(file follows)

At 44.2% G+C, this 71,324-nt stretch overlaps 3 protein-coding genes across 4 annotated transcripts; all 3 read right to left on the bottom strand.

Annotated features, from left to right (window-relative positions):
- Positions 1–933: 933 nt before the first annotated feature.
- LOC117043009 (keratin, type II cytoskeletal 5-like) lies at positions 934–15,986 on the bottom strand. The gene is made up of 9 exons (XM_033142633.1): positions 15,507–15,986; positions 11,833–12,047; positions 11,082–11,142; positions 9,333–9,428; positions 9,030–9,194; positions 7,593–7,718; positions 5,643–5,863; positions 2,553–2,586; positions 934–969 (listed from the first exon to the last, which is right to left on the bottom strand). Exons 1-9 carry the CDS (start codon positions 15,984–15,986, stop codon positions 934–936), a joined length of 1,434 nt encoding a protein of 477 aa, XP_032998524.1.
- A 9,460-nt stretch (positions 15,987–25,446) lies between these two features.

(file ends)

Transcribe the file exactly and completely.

At 44.2% G+C, this 71,324-nt stretch overlaps 3 protein-coding genes across 4 annotated transcripts; all 3 read right to left on the bottom strand.

Annotated features, from left to right (window-relative positions):
- Positions 1–933: 933 nt before the first annotated feature.
- LOC117043009 (keratin, type II cytoskeletal 5-like) lies at positions 934–15,986 on the bottom strand. The gene is made up of 9 exons (XM_033142633.1): positions 15,507–15,986; positions 11,833–12,047; positions 11,082–11,142; positions 9,333–9,428; positions 9,030–9,194; positions 7,593–7,718; positions 5,643–5,863; positions 2,553–2,586; positions 934–969 (listed from the first exon to the last, which is right to left on the bottom strand). Exons 1-9 carry the CDS (start codon positions 15,984–15,986, stop codon positions 934–936), a joined length of 1,434 nt encoding a protein of 477 aa, XP_032998524.1.
- A 9,460-nt stretch (positions 15,987–25,446) lies between these two features.